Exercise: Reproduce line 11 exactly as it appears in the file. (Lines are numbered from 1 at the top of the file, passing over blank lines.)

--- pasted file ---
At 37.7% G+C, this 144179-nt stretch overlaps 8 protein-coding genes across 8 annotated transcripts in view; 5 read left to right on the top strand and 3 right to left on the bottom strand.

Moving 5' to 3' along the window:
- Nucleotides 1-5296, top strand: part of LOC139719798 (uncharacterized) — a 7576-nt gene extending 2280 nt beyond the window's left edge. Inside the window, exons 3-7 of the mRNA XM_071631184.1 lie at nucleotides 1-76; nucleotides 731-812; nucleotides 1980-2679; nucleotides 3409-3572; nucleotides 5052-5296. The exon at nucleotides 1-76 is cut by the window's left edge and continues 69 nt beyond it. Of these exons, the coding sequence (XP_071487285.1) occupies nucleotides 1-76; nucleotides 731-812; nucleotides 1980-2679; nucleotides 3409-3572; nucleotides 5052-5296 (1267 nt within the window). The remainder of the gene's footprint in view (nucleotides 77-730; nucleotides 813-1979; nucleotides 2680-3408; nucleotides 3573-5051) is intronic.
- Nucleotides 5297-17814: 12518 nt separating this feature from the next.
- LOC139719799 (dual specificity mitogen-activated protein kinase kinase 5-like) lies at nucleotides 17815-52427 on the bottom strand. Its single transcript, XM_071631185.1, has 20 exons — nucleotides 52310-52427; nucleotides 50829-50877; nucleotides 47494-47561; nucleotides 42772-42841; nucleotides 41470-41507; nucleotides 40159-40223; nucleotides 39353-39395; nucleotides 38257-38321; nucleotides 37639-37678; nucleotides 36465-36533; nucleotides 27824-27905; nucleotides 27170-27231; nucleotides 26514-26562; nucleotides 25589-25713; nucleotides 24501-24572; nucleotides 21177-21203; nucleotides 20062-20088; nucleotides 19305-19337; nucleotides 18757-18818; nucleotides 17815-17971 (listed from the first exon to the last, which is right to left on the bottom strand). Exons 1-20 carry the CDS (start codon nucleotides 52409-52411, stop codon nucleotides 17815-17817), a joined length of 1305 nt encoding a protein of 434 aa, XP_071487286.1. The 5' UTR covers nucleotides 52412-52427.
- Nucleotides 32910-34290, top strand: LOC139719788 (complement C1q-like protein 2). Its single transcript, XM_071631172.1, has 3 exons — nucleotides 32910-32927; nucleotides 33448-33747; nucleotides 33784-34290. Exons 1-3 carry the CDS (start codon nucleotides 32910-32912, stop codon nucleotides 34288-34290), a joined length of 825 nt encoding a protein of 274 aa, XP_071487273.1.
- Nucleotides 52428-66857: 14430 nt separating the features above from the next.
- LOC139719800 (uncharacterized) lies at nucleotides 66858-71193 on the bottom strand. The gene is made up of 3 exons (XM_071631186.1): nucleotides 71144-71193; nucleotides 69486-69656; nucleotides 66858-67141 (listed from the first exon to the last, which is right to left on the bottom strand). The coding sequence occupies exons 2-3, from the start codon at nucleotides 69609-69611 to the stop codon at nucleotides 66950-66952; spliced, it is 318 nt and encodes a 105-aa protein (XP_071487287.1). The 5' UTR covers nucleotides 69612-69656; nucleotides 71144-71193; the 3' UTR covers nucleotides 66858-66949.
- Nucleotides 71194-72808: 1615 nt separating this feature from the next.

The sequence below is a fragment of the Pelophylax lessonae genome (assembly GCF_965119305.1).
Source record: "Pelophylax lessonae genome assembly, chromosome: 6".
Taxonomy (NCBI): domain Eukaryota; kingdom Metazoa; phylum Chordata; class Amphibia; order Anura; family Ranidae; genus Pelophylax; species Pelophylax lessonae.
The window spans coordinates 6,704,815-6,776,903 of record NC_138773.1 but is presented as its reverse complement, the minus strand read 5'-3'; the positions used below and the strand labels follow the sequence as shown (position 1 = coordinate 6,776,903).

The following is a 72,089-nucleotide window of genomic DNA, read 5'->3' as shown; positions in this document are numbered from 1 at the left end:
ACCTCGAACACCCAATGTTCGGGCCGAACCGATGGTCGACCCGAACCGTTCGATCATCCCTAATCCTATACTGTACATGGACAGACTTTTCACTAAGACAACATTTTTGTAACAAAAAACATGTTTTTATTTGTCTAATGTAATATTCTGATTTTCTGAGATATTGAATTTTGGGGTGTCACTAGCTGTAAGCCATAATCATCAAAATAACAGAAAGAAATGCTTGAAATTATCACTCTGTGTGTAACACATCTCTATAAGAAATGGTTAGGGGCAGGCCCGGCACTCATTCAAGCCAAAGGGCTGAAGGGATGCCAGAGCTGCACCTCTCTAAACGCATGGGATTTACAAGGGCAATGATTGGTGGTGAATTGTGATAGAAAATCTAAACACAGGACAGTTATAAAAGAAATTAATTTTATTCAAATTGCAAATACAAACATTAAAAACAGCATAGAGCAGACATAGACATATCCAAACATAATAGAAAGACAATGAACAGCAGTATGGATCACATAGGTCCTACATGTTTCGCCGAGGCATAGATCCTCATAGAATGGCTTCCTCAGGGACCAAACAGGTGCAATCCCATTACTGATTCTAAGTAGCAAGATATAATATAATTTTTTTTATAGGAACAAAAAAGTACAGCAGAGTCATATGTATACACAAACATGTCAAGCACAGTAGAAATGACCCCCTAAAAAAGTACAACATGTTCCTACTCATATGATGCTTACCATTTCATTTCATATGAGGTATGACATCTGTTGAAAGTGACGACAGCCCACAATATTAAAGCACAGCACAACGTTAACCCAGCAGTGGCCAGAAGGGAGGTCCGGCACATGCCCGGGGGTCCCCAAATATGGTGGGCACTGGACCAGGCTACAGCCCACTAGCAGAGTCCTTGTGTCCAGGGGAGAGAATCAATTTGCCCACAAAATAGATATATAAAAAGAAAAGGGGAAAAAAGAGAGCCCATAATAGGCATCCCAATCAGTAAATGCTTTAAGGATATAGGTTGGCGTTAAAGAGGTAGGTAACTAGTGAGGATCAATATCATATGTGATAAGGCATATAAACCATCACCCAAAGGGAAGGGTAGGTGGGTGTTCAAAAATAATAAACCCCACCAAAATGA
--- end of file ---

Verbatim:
Source record: "Pelophylax lessonae genome assembly, chromosome: 6".